Focusing too much on what’s out of our control can drain our resilience and wellbeing. Instead, if we bring the focus back to us, what is in our control, and what choices we have, we can practice resilience and increase our wellbeing.

Recognizing What IS in Our Control

Pausing and reflecting on what is in our control is a helpful mental exercise not only for us, but also for those we lead and manage. Here are some reminders of what is in our control:

  1. Taking care of our bodies, so that we take care of our brains. Self-care equals brain care. Taking care of our bodies through exercise, sleep, nutrition, and hydration helps our brain and our thinking. When we take time to care for our body, we can think, communicate, and lead more effectively. This is something leaders can role model, for example, by starting meetings with a stretch and hydration break.
  2. Connecting to Values and Purpose. Thinking and talking about our values and purpose feels good, and it helps us think more effectively and make decisions more easily. We can all make it a practice to make sure we’re honoring what’s most important to us every day, so that we feel happier and more purposeful in our lives.
  3. Asking for help and supporting others. Recent research about resilience has shown that networks are a critical part of resilience, and it’s in our control to lean into the various networks we are part of to both get and give help. Remember to reach out when you need help, and also remember to look around and check in with those around you as often as you can. After all, we never know what challenges others might be facing. As the old proverb goes, “A problem shared is a problem halved.”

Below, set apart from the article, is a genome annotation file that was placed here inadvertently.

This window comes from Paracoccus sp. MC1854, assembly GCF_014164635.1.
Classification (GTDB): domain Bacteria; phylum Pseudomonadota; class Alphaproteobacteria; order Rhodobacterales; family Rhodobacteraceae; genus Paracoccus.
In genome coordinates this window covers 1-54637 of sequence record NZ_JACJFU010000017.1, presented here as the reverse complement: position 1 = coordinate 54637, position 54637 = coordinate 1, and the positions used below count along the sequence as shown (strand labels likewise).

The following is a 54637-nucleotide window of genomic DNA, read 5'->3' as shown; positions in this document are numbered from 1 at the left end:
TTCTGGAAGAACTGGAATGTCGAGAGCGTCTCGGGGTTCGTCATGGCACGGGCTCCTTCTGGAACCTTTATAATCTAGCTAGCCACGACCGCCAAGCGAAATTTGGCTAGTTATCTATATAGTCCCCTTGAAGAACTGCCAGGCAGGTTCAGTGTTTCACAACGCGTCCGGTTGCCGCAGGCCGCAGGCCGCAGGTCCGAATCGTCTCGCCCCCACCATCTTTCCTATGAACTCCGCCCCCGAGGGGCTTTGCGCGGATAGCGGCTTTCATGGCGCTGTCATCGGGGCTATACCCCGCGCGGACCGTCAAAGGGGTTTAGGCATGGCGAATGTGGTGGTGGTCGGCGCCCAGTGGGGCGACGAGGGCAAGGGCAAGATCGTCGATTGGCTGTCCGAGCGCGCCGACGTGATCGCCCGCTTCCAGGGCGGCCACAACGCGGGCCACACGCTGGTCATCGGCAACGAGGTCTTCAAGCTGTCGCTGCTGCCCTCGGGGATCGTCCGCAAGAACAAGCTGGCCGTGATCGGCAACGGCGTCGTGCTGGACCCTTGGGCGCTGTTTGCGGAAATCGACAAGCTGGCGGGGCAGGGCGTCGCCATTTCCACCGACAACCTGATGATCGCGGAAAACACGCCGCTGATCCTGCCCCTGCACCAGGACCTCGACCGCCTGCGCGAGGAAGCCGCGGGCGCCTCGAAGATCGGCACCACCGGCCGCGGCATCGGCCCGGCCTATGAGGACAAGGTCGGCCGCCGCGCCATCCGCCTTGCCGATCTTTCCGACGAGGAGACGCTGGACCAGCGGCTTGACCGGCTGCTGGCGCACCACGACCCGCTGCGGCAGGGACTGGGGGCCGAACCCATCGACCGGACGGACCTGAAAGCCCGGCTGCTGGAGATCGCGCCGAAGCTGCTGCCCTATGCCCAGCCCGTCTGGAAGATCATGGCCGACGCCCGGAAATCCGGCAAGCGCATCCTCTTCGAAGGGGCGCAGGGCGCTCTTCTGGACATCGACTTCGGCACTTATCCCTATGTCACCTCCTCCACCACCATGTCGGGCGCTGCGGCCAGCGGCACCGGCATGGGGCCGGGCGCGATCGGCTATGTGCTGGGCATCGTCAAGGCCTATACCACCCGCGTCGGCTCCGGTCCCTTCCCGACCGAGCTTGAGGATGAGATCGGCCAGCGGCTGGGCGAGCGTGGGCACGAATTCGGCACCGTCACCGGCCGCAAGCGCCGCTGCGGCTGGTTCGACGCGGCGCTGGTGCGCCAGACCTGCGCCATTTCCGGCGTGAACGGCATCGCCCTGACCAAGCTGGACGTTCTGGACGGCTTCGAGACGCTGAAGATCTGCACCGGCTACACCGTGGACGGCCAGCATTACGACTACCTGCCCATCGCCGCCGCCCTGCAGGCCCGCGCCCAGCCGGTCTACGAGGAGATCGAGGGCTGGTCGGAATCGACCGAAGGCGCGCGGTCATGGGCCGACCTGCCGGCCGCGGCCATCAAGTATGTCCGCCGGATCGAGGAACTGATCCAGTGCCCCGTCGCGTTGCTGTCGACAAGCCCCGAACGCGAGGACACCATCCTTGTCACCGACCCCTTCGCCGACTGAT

During the past few years, the reality is that we have had to be resilient to arrive at where we are today. Remember that you and your employees have this capacity. The opportunity now is to continue to strengthen it through behaviors and mindsets to enhance the wellbeing and mental health for everyone at the organization.

One way leadership can model and support the importance of wellbeing and resiliency in the workplace is by offering a resiliency workshop to their employees. Keystone’s 90-minute Resiliency workshop and training is action-focused and can provide leaders and employees with ideas and strategies to navigate challenges effectively, overcome and reframe challenges, and improve job satisfaction and productivity.

Keystone Partners has more than 40 years of experience working with clients throughout all aspects of the employee experience. We provide expert consultation, facilitation, tools, and training for organizations and employees to increase positive results and ease transitions. Organizations that are going through growth, experiencing a major disruption, or simply adapting to evolving business needs such as downsizing must engage their workforce at all levels. Contact us today to find out how we can help your organization build a resilient workforce.